For Buyers and Sellers
What Are Mortgage Rates Doing?
Oregon First, Realtors® & Washington First Properties
Mortgage rates have gone up, but they are still amazingly low. The average for a 30-year, fixed loan is 3.02%. To put current rates in perspective, the 30 year fixed rate in 2010 was 4.69% and ten years before that, it was 8.05%. If we go all the way back to 1981, the rate was a whopping 16.63%! Be aware, however, that the exact rate you pay will be a function of where the property is, how much it is, how much you're putting down, what your credit score is, and the type of loan you're getting.
But what causes rates to move up or down? The short answer is that it depends on what other things investors might choose to buy with their money are doing. Mortgages are not usually held by lenders for the life of the loan. They are usually bundled together and sold to investors in what are often called "mortgage backed securities." Sellers of these investments have not had to offer super high returns in order to find buyers for those securities, as they tend to be pretty secure. Those returns to the investors come from the interest home loan borrowers are paying. When mortgage based investments are in high demand, interest rates tend to go down. When investors are wary of mortgage based investments, the rates borrowers have to pay need to go up to compete with other investments and attract money into the home loan sector.
Note that how home loans as investments are perceived don't operate in a vacuum. Investors might not be too confident in people's ability to keep paying their home loans, but if they're even less confident in the ability of businesses to stay strong, mortgage backed securities will still look safer than corporate stocks (a share in a company) or bonds (a group loan to a company).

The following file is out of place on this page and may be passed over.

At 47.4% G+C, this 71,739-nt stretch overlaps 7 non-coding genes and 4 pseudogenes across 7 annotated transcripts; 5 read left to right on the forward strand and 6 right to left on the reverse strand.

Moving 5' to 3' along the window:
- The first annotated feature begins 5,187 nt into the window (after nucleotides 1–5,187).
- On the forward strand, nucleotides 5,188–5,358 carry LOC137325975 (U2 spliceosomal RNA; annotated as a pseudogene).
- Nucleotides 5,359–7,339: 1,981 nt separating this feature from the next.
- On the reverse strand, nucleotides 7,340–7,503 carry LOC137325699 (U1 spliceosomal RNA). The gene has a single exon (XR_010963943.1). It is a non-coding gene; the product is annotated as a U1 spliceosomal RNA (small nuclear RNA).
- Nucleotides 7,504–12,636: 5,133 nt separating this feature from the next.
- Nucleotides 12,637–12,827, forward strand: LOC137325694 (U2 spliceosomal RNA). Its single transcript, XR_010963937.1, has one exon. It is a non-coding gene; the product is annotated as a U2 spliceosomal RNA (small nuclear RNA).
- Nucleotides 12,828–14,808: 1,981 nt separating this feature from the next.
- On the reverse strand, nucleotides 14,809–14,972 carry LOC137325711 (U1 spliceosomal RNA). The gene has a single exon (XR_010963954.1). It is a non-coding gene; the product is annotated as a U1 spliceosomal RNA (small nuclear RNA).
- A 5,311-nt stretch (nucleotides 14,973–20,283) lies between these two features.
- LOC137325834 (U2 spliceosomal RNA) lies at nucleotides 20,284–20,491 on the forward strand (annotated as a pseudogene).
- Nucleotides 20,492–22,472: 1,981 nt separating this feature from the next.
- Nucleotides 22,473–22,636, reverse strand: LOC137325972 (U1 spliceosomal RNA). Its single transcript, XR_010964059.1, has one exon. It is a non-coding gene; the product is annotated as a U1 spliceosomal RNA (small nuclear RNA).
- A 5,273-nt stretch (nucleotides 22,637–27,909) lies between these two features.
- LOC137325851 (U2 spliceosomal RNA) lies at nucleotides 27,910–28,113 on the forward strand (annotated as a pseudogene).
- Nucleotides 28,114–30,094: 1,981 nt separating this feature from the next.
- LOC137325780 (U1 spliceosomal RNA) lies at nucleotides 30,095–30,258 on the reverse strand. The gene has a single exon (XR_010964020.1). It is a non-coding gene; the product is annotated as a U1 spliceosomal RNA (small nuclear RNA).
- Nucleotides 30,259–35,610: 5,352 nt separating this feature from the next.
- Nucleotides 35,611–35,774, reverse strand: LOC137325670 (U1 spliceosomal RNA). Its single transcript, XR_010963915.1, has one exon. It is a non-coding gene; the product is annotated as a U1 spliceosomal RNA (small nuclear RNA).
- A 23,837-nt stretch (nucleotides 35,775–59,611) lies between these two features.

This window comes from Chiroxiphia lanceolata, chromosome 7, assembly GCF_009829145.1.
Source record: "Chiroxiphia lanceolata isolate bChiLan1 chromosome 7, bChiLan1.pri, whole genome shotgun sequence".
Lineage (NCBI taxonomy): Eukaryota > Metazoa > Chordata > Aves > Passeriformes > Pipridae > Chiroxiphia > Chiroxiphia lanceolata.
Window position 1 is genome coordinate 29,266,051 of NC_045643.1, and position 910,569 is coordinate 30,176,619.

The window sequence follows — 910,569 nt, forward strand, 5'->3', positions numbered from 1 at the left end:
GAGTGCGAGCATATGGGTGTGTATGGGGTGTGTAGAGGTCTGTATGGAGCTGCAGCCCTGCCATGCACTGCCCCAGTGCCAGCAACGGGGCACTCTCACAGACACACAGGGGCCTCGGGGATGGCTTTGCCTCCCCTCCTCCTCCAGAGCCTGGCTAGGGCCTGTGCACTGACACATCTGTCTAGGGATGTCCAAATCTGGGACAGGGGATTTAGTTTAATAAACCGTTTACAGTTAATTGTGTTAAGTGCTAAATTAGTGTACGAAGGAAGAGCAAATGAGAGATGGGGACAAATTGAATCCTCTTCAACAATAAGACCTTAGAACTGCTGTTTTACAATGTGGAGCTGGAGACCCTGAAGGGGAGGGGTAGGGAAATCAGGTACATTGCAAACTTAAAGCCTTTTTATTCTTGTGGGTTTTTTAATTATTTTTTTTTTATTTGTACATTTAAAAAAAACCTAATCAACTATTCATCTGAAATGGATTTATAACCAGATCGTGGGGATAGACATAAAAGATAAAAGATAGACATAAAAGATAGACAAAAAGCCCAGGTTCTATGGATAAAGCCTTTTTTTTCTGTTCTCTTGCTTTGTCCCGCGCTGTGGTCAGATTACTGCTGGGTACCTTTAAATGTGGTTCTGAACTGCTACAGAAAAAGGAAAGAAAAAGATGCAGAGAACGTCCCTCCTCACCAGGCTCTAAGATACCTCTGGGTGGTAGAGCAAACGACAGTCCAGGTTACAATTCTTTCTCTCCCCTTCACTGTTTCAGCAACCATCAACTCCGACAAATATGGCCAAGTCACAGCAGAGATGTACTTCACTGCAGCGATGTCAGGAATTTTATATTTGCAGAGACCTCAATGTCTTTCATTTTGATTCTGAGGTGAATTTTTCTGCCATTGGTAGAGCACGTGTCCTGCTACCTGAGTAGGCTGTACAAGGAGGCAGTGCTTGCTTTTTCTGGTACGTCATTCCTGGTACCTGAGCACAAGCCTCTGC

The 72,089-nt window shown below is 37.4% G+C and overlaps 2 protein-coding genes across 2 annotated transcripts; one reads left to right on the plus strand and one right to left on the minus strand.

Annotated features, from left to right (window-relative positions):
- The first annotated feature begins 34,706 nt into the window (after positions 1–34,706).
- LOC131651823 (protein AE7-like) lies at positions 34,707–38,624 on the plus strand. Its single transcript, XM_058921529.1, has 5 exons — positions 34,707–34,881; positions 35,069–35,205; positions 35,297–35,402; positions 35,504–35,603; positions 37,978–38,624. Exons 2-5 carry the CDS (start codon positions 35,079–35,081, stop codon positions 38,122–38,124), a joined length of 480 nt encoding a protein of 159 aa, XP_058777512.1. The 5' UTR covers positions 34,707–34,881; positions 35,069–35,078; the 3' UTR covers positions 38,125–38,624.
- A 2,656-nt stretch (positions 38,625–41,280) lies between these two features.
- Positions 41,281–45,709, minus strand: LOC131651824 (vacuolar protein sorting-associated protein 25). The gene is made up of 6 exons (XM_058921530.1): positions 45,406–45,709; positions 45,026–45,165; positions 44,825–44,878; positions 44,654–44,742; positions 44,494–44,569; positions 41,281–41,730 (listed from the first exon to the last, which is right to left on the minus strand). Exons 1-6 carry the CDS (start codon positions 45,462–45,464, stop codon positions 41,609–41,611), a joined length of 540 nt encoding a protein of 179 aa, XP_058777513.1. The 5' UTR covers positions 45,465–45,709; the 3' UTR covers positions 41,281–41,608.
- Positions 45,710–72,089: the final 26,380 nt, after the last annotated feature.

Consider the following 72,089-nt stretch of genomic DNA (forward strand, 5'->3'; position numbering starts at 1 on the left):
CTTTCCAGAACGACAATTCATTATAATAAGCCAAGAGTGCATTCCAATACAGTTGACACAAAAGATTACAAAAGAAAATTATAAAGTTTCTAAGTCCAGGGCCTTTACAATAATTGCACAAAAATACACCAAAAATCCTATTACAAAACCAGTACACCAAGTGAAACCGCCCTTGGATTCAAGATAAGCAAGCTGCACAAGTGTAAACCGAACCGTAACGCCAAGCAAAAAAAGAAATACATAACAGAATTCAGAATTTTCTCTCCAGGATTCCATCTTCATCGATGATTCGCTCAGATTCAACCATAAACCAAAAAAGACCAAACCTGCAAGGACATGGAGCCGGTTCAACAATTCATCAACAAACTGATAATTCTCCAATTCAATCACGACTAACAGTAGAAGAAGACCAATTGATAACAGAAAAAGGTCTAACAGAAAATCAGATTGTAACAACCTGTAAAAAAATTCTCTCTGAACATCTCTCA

The most secure investment in the world is the United States of America 10 year treasury bond. Mortgage rates often track these 10 year notes because they are similar investments to mortgage backed securities. They're both longer term and low risk. Mortgages are not as low risk, of course, so they have to return more to the investor. The interest rate borrowers pay on their home loans generally runs about 2 percentage points higher than whatever the return is on 10 year treasury bonds.
In times of economic uncertainty such as now, mortgage interest rates, like 10 year treasury bond returns (or "yields") tend to go down because investors are looking for security so sellers of these investments don't have to compete as much for their dollars.
This is a very simplified discussion of what causes home loan rates to go up or down. We didn't, for example, get into the role of Fannie Mae or the Federal Reserve, and it's important to understand that lenders charge higher or lower interest rates to borrowers based on their own considerations. Right now there is a lot of demand for refinance loans so lenders have been charging a bit more than they might otherwise if they were having to compete more for loan customers. It's a balancing act: on one side lenders want to entice people to take out their loans, and they're competing with other lenders so they have an incentive to keep their rates as low as possible while still making a profit; on the other side they want to be collecting enough interest from their borrowers that when they go to sell these loans they can find buyers.
We hope you found this interesting! Our agents have great contacts in the industry so when you get ready to buy, they can give you names of lenders our other clients have had good experiences with. A good lender is responsive and conscientious, making sure there are no last minute surprises.